Robert Lombard, who directed the “(Oh) Pretty Woman” video, remembered, “Once Van Halen got into MTV mode, they got into it. David Lee Roth was glued to the television. He threw something through his TV set one night because they’d dropped in rotation on MTV… they were obsessed. It was like a new drug.”1
When it came time to film their next video to promote their new single “Jump,” there was some disagreement about its content. Singer Roth wanted to create another surreal, larger-than-life fantasy similar to the “(Oh) Pretty Woman” video. And why not? It worked once…
However, director Robert Lombard and Pete Angelus, the band’s road manager and lighting designer, had something different in mind. They wanted to buck the trend of big-budget videos produced at the time by artists like Madonna, Duran Duran, and Michael Jackson, envisioning something “more personal.” Perhaps a simple performance clip showing what the guys did best: play music in their charming, knockabout fashion.
There was something joyous and life-affirming—Beatles-like—about Van Halen. Their chummy stage chemistry and rainbow-colored clothing made people feel good. From the unbridled way Alex Van Halen attacked his drum kit, to Michael Anthony’s rowdy, everyman approach to playing bass, to David Lee Roth’s breathtaking jump splits and gregarious stage patter, there was no other band in the world that projected such excitement and good-natured bonhomie. That went double for their virtuoso guitarist, Eddie Van Halen, whose shaggy exuberance recalled the joy of a Labrador retriever chasing a Frisbee.
Lombard and Angelus understood the power of the group’s appeal perhaps better than Van Halen themselves, and they were determined to capture it in a simple performance video without any little people or clutter. But there was one thing they agreed would be essential: getting Eddie to smile.
Smiling was something Ed did naturally—and often—to great effect. Though he was unquestionably the most dynamic and innovative electric guitarist since Jimi Hendrix or Led Zeppelin’s Jimmy Page, Edward’s boyish grin was one of the things that distinguished Van Halen from other huge rock bands at the time, such as the menacing Judas Priest, Black Sabbath, and AC/DC. Unlike most guitar heroes who affected an anguished look during their solos, Ed performed his spellbindingly complex guitar parts while flashing that smile augmented with a hint of “gee whiz” bashfulness that made girls’ hearts melt and guys want to be his best friend.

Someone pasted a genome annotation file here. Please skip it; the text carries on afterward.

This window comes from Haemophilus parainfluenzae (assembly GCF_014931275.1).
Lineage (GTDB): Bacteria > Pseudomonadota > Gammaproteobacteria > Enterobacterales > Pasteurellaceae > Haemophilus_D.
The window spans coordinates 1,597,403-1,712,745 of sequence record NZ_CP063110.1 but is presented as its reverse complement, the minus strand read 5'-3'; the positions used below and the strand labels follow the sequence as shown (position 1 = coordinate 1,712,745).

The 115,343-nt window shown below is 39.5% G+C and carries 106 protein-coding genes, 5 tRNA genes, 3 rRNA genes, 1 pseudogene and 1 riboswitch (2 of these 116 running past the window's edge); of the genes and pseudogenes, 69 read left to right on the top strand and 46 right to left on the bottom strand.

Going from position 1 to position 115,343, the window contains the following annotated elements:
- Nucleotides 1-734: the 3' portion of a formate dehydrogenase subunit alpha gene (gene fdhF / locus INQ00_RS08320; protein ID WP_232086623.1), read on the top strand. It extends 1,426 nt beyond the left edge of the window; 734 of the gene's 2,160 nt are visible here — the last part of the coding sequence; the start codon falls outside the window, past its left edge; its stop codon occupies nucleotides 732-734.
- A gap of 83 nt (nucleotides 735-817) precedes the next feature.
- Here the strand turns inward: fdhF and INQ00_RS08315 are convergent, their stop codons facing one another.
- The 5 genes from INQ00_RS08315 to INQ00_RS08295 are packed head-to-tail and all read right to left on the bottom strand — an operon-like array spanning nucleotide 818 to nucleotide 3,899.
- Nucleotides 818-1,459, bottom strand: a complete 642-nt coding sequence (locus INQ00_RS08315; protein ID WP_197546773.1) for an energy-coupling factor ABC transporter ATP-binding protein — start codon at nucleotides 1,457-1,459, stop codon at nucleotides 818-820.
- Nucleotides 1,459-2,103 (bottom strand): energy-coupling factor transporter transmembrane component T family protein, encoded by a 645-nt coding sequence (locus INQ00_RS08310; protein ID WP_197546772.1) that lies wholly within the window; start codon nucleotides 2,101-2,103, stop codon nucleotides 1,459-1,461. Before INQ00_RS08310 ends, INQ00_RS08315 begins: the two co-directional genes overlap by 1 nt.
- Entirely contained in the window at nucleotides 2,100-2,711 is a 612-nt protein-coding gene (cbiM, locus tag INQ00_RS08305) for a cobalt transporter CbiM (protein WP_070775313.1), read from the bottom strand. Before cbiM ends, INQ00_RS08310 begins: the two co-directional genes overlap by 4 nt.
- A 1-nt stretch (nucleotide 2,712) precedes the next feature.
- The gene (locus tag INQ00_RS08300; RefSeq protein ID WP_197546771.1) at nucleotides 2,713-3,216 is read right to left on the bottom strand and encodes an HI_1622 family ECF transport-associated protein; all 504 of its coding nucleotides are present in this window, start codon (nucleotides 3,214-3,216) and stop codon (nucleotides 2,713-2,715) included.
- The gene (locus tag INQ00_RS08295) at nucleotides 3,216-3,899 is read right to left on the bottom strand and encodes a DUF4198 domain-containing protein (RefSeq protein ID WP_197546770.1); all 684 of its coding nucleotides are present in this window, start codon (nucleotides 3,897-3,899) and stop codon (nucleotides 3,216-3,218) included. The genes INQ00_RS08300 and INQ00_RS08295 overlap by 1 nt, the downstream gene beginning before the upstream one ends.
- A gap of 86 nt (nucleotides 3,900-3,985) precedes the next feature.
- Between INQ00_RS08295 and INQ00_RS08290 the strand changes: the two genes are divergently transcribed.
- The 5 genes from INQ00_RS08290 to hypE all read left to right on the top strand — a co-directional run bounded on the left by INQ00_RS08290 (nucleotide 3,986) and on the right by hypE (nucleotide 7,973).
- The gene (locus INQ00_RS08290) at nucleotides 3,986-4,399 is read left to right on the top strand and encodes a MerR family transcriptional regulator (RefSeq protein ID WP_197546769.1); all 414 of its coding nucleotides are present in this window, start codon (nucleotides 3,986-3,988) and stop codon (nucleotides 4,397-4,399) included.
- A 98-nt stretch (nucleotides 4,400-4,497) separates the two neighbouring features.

Even one of rock’s most important guitarists and thoughtful observers, The Who’s Pete Townshend, commented on Eddie’s beatific countenance on more than a couple of occasions. “His smile was just classic,” he said. “A man in his rightful place, so happy to be doing what he did. The Great American Guitar Player. I was hoping he might be president one day.”
Released in January 1984, the music video for “Jump,” directed by Angelus and Lombard, was exactly what they’d envisioned—a brilliant song, performed by a charismatic band, with no special effects (except for the guitarist’s irresistible grin). “Jump” leaped up the charts and became Van Halen’s most successful single, reaching number one on the US Billboard Hot 100, while the album 1984 went on to sell over ten million copies.
An irony: genuine and heartwarming though Ed’s smile was, behind its brilliance lay a complicated life that was anything but joyous. You would never know it from watching his effervescent performance on “Jump,” but in the early eighties Ed was unhappy with many things, and because of this the band that appeared so brilliantly footloose before the cameras was actually dangling by a thread.
Yes, Ed was smiling through his problems. Then again, he was used to it—he’d been doing it for most of his life.
ALEX VAN HALEN WAS EIGHT years old and younger brother Eddie was seven when their father Jan announced that they were leaving their native Holland for California. The family had been struggling to make ends meet, and the boys’ mother, Eugenia, thought it would be a good idea to leave their home in the town of Nijmegen to join her relatives in “the land of opportunity.” But there were other reasons for their move to America.
Eugenia, who was of mixed Dutch and Southeast Asian ancestry, was considered a “half-breed” in the Netherlands, as were her children, and the prejudice against people of mixed descent was so strong that the Van Halens decided it would be better for their sons to leave the country and start fresh somewhere else.
It wasn’t the first time prejudice and discrimination would impact the Van Halen family, and it wouldn’t be the last.
JAN VAN HALEN WAS BORN in the Netherlands (informally, Holland) in 1920 and became obsessed with music at an early age. By the time he turned eighteen, he was playing saxophone and clarinet at a professional level and performing in jazz bands and orchestras throughout Europe. When World War II erupted in 1939, he enlisted in the Dutch Air Force and was assigned to play ceremonial and marching music in a military band.
However, when Germany invaded Holland in 1940, it conquered the small country in just five days and all Dutch soldiers were conscripted to fight for Germany. Those who resisted were shot on the spot. Jan was reassigned to play propaganda music for the Third Reich, which he detested, but it was preferable to taking a bullet in the head or fighting in the trenches for Hitler.
After the war ended, instead of returning home he traveled to Indonesia, a large Southeast Asian island nation that had been under Dutch colonial rule since 1815. Work for musicians was relatively plentiful there, and it was where he met and, on August 11, 1950, married Eugenia van Beers.
The couple attempted to make a home there, but once again geopolitics intervened. After World War II, the Netherlands attempted to reestablish colonial rule in Indonesia, but a bitter armed struggle ensued, ending in December 1949 when, in the face of international pressure, the Dutch formally recognized Indonesian independence.